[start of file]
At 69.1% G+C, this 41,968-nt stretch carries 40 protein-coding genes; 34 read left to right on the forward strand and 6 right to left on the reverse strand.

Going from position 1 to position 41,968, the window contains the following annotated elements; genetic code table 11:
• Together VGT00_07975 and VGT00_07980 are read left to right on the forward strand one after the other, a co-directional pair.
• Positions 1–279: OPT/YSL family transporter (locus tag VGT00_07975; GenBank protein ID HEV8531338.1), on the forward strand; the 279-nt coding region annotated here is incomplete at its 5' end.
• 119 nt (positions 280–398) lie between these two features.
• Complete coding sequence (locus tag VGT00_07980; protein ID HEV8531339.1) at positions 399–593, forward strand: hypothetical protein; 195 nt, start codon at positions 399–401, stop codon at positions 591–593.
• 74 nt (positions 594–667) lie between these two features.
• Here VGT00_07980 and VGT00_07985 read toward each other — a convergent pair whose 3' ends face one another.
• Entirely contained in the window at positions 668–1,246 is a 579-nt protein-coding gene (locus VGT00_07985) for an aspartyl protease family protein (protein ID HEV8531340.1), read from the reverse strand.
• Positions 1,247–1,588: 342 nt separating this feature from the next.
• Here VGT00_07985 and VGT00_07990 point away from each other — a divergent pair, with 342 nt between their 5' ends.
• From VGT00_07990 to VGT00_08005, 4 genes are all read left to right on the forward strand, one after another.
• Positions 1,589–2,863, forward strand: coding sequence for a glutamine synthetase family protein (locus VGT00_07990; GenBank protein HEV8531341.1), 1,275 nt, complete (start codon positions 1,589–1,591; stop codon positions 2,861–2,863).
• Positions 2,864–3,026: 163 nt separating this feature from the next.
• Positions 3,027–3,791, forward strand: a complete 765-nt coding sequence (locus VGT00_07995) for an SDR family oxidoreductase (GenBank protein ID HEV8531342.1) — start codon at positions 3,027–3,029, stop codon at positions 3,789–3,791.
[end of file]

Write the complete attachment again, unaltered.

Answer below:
At 69.1% G+C, this 41,968-nt stretch carries 40 protein-coding genes; 34 read left to right on the forward strand and 6 right to left on the reverse strand.

Going from position 1 to position 41,968, the window contains the following annotated elements; genetic code table 11:
• Together VGT00_07975 and VGT00_07980 are read left to right on the forward strand one after the other, a co-directional pair.
• Positions 1–279: OPT/YSL family transporter (locus tag VGT00_07975; GenBank protein ID HEV8531338.1), on the forward strand; the 279-nt coding region annotated here is incomplete at its 5' end.
• 119 nt (positions 280–398) lie between these two features.
• Complete coding sequence (locus tag VGT00_07980; protein ID HEV8531339.1) at positions 399–593, forward strand: hypothetical protein; 195 nt, start codon at positions 399–401, stop codon at positions 591–593.
• 74 nt (positions 594–667) lie between these two features.
• Here VGT00_07980 and VGT00_07985 read toward each other — a convergent pair whose 3' ends face one another.
• Entirely contained in the window at positions 668–1,246 is a 579-nt protein-coding gene (locus VGT00_07985) for an aspartyl protease family protein (protein ID HEV8531340.1), read from the reverse strand.
• Positions 1,247–1,588: 342 nt separating this feature from the next.
• Here VGT00_07985 and VGT00_07990 point away from each other — a divergent pair, with 342 nt between their 5' ends.
• From VGT00_07990 to VGT00_08005, 4 genes are all read left to right on the forward strand, one after another.
• Positions 1,589–2,863, forward strand: coding sequence for a glutamine synthetase family protein (locus VGT00_07990; GenBank protein HEV8531341.1), 1,275 nt, complete (start codon positions 1,589–1,591; stop codon positions 2,861–2,863).
• Positions 2,864–3,026: 163 nt separating this feature from the next.
• Positions 3,027–3,791, forward strand: a complete 765-nt coding sequence (locus VGT00_07995) for an SDR family oxidoreductase (GenBank protein ID HEV8531342.1) — start codon at positions 3,027–3,029, stop codon at positions 3,789–3,791.